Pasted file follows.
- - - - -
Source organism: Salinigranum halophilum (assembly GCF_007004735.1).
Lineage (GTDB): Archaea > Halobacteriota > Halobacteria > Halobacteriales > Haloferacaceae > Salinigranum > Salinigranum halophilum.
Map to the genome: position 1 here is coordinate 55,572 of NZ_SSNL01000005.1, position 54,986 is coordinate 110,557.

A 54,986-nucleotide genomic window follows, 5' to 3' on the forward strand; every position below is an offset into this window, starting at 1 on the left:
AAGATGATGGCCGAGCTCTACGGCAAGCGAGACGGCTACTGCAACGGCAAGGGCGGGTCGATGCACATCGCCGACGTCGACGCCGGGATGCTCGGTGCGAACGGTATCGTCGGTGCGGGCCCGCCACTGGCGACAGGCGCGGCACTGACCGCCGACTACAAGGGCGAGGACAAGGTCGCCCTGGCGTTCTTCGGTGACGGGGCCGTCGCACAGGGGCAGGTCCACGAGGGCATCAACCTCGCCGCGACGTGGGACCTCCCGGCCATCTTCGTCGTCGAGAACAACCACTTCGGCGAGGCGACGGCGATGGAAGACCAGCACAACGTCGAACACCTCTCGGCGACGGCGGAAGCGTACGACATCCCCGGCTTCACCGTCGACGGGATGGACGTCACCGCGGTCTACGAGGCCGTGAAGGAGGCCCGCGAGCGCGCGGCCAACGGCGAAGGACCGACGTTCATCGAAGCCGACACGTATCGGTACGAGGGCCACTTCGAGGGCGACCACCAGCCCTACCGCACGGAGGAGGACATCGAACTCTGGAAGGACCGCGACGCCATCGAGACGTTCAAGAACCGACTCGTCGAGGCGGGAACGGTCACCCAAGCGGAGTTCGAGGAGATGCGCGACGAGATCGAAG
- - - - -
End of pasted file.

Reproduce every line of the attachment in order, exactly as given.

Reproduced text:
Source organism: Salinigranum halophilum (assembly GCF_007004735.1).
Lineage (GTDB): Archaea > Halobacteriota > Halobacteria > Halobacteriales > Haloferacaceae > Salinigranum > Salinigranum halophilum.
Map to the genome: position 1 here is coordinate 55,572 of NZ_SSNL01000005.1, position 54,986 is coordinate 110,557.

A 54,986-nucleotide genomic window follows, 5' to 3' on the forward strand; every position below is an offset into this window, starting at 1 on the left:
AAGATGATGGCCGAGCTCTACGGCAAGCGAGACGGCTACTGCAACGGCAAGGGCGGGTCGATGCACATCGCCGACGTCGACGCCGGGATGCTCGGTGCGAACGGTATCGTCGGTGCGGGCCCGCCACTGGCGACAGGCGCGGCACTGACCGCCGACTACAAGGGCGAGGACAAGGTCGCCCTGGCGTTCTTCGGTGACGGGGCCGTCGCACAGGGGCAGGTCCACGAGGGCATCAACCTCGCCGCGACGTGGGACCTCCCGGCCATCTTCGTCGTCGAGAACAACCACTTCGGCGAGGCGACGGCGATGGAAGACCAGCACAACGTCGAACACCTCTCGGCGACGGCGGAAGCGTACGACATCCCCGGCTTCACCGTCGACGGGATGGACGTCACCGCGGTCTACGAGGCCGTGAAGGAGGCCCGCGAGCGCGCGGCCAACGGCGAAGGACCGACGTTCATCGAAGCCGACACGTATCGGTACGAGGGCCACTTCGAGGGCGACCACCAGCCCTACCGCACGGAGGAGGACATCGAACTCTGGAAGGACCGCGACGCCATCGAGACGTTCAAGAACCGACTCGTCGAGGCGGGAACGGTCACCCAAGCGGAGTTCGAGGAGATGCGCGACGAGATCGAAG